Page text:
Diabetes and Social Security Disability BenefitsFriday, February 8, 2013
Diabetes may be the basis for receiving Social Security Disability Benefits. It comes in different forms, such as Type I and Type II, and can affect body systems differently from person to person. Some common effects of diabetes are kidney problems and numbness in the hands and feet (called peripheral neuropathy.) How the disease affects a person will affect how their disability claim is evaluated.
For example, consider a man in his 50s who has suffered with “adult onset” diabetes for about ten years. This kind of diabetes is most prevalent, as opposed to Type I (also known as juvenile diabetes) that begins at young ages. He suffers from fatigue and is tired all the time. He has numbness in his feet and has trouble feeling the floor. Also, blood tests show that he has had diabetes for many years. As a result, he can not perform his past work as a factory worker.
Next we evaluate whether he could do any work based on his physical ability, his age, education, and work history. This man’s doctor has limited him to doing only sedentary work. “Sedentary” means “seated” usually, but has a special definition that is more complex for disability claims. This man has completed high school and has only done work requiring higher levels of physical exertion. Under these facts, it is possible to prove that the man can not work based on certain SSA disability regulations that deal with diabetes.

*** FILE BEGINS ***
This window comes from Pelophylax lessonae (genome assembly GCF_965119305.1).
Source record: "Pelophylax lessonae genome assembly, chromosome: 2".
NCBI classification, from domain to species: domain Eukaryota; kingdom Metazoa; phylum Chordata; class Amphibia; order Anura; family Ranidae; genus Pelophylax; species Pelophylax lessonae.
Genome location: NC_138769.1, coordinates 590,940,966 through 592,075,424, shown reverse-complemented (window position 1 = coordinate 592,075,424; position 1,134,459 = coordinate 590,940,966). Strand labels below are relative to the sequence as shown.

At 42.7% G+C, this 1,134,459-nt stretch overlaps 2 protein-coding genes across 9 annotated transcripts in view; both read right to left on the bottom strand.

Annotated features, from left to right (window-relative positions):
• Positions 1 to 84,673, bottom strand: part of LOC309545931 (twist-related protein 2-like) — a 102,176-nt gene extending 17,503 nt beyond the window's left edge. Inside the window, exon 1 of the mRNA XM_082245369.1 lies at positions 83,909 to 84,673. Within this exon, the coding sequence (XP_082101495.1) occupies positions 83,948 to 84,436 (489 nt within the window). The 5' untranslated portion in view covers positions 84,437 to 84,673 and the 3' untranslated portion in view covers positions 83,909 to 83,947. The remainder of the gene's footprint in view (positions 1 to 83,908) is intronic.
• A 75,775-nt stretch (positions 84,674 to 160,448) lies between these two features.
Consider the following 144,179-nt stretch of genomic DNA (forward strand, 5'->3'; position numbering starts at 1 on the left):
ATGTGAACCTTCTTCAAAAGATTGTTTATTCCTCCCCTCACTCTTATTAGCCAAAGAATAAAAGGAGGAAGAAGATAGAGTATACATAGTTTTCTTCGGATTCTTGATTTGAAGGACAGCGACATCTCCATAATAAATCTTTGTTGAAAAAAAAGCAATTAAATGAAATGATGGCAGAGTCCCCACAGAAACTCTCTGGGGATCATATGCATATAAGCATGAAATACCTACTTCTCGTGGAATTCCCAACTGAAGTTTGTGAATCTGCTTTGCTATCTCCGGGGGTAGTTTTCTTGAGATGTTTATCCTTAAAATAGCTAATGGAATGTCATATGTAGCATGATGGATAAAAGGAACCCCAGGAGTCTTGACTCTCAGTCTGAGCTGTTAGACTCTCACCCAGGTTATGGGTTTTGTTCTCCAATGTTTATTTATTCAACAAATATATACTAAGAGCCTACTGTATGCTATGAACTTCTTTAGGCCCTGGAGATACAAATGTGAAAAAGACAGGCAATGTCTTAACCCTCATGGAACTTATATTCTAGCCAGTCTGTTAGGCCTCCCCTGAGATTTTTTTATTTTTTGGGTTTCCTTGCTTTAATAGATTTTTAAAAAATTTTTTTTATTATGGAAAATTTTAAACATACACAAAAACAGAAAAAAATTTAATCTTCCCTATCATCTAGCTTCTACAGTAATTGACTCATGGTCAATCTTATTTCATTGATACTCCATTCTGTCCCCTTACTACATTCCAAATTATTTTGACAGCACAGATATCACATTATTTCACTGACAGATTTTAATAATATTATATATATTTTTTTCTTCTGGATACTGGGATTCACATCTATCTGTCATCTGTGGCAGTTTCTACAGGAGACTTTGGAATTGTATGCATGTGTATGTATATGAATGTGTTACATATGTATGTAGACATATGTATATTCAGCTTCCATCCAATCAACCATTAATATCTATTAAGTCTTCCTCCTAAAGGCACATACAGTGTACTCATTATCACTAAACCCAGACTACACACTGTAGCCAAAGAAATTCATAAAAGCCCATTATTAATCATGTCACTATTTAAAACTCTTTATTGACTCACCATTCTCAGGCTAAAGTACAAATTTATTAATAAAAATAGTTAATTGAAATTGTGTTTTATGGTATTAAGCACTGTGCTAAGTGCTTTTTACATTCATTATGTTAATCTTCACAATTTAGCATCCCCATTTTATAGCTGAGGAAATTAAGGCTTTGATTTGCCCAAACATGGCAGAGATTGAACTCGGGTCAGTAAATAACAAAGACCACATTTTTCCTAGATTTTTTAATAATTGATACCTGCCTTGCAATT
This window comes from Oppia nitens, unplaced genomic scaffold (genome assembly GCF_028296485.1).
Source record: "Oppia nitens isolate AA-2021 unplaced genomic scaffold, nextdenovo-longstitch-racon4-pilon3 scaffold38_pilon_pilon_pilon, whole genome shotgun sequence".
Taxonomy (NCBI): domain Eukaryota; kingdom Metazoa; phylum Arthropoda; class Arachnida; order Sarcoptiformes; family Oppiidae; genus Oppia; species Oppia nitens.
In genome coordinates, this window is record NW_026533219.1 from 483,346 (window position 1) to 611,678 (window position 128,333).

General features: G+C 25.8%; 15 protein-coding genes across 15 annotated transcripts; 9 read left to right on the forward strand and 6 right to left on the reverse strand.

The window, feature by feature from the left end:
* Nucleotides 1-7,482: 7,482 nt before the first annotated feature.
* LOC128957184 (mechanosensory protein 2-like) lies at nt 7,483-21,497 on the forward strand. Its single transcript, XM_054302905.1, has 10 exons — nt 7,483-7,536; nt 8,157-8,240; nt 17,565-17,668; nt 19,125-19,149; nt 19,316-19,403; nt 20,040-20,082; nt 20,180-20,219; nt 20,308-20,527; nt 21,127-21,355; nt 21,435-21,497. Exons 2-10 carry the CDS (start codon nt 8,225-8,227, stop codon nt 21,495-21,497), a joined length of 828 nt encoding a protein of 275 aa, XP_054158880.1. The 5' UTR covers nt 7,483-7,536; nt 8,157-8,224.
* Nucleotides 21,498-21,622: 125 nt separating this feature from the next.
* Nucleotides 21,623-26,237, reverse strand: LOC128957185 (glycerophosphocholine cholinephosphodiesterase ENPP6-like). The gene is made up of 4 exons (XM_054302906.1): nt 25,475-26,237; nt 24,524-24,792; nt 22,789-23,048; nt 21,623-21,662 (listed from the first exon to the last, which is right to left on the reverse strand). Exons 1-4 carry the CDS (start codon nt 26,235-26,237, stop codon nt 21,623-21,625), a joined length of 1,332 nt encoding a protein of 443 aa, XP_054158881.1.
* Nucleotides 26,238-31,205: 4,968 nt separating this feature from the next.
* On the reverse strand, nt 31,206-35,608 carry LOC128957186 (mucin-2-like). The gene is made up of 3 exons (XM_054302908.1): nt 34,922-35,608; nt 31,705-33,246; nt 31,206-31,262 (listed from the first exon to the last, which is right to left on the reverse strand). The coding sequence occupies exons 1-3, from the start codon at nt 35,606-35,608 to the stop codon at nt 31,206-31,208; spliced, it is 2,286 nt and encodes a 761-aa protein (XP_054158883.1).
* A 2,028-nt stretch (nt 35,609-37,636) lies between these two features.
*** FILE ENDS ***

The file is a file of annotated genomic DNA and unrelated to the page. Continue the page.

If you are suffering from diabetes, it is important to establish the necessary facts to prove your Social Security Disability claim. Knowing the affects of the disease is just as important as knowing the diagnosis itself. In addition, communication with your doctors and careful reading of your medical records so that the right questions may be asked is important. Each case is different, but in the end, we are trying to show the same thing in almost all cases, and that is, that the client cannot maintain a full-time job.